It actually isn't cited, Cleanse; I added the citation for the next sentence after that one. --Defiant 08:34, August 12, 2011 (UTC)
Changed and removed. --Defiant 08:41, August 12, 2011 (UTC)

Restructuring this page Edit

Please see Cid's comment at Talk:Transporter platform- but in short, there may be a need to restructure and perhaps split up this page(and other pages).--31dot 17:53, September 13, 2011 (UTC)

I would agree. "operations" and "special operations" segments could be moved to a "Transporter operations" article and "Transporter accidents" could be a page of its own. Maybe even "Transporter limitations". Much of the technical info could be relocated to the transporter pad article that concern the systems that are used in the pads. Warp drive article seems to be a good model, it only has short general description, all the related links, and text about the development history. Everything else has a page of its own. --Pseudohuman 18:03, September 28, 2011 (UTC)
But if we erase the transporter page, some people might think it's a bit odd, since the transporter is such a cultural icon. Are we considering making it a disambig or something? --Defiant 22:24, September 28, 2011 (UTC)
No no, I was not suggesting erasing the transporter page. Just that the transporter page would only contain similar info along the lines of what the warp drive page does now, and all the other stuff would be relocated that are cluttering the page at the moment. --Pseudohuman 09:03, September 29, 2011 (UTC)

This discussion died down three years ago, but I still suggest a split into a "Transporter"-page where history, types and limitations would stay and a "Transporter operations"-page where the operations, special operations and accidents segments would go to make this page an easier read and have a better structure to it. --Pseudohuman (talk) 09:53, December 2, 2014 (UTC)

Support. - Archduk3 00:37, March 10, 2015 (UTC)
Yeah, that makes sense. A "malfunctions" list of all the times when tech went wrong. --LauraCC (talk) 15:15, May 2, 2015 (UTC)
Also, I think there should be a differentiation between the actual technology and the actual science behind the technology, which the intro basically lumps into one.
Specifically, the term "molecular transport" (not to be confused with "molecular transporter") reared its ugly head in "The Masterpiece Society" ("We have no idea how molecular transport will affect her DNA."/"It won't affect her DNA at all.") and "The Host" ("I'm not the first to express discomfort at the idea of molecular transport. I prefer to remain intact.").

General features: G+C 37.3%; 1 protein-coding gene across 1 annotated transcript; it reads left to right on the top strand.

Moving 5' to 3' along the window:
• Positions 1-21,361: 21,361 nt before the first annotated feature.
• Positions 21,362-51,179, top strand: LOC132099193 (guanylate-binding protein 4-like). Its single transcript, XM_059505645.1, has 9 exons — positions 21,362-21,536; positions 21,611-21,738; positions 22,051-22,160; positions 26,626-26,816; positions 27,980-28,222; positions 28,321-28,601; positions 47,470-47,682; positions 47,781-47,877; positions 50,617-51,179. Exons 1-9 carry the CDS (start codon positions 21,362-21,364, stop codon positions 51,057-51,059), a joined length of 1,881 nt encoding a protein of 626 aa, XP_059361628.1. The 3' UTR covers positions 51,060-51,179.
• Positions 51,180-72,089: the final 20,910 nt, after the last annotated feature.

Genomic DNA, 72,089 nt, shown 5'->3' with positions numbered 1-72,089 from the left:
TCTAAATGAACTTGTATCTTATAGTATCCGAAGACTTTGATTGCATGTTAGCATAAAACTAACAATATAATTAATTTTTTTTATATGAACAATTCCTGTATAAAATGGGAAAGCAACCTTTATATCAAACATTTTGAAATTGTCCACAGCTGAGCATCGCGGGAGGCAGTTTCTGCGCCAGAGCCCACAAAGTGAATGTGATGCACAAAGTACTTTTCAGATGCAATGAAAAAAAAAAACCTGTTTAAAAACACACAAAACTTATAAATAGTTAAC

I'm sure other various concepts of the term were discussed too ("molecular transposition"?) without saying it, per se, but this new article might also help accommodate the sections here on "transporter accidents", among others. --Alan del Beccio (talk) 18:44, July 6, 2017 (UTC)
"Transporter accident" could be categorized as an event and one more for my proposed "Causes of death" category. --LauraCC (talk) 17:57, July 7, 2017 (UTC)

Site-to-Site TransportEdit

I think an additional system component needs to be listed, the site-to-site transporter.

VOY episode "Concerning Flight" suggests that a site-to-site transport utilizes a separate system from the main transporter. Janeway refers to a device stolen from Voyager as a site-to-site transporter and is able to successfully transport without the device being attached to the rest of Voyager's systems suggesting it works independently. 20:49, October 4, 2011 (UTC)


Removed the "aka materializer" bit. As far as I can tell, this came from only one episode, "Where No Man Has Gone Before", where Scotty in the transporter room says "Materializer ready, sir" before beaming in the Valiant log buoy. That is however a bit unclear, is materializer a synonym for transporter, or is materializer a synonym for transporter pad, the console, or a subsystem within the transporter system that materializes stuff. I dont know. The fact that Kirk calls the transporter a transporter in the episode later on seems to suggest that it is not a synonym at least. But still seems to be a bit unclear. --Pseudohuman (talk) 09:43, December 2, 2014 (UTC)

I agree. It's mentioned in the Sets & props section of the episode article. -- Compvox (talk) 10:12, December 2, 2014 (UTC)
Replaced "Milamber3" with my current handle "Compvox". -- Compvox (talk) 11:53, December 6, 2014 (UTC)
The Materializer redirect page will have to be taken care of too then. -- Capricorn (talk) 18:11, December 2, 2014 (UTC)
I corrected it. -- Compvox (talk) 02:37, December 8, 2014 (UTC)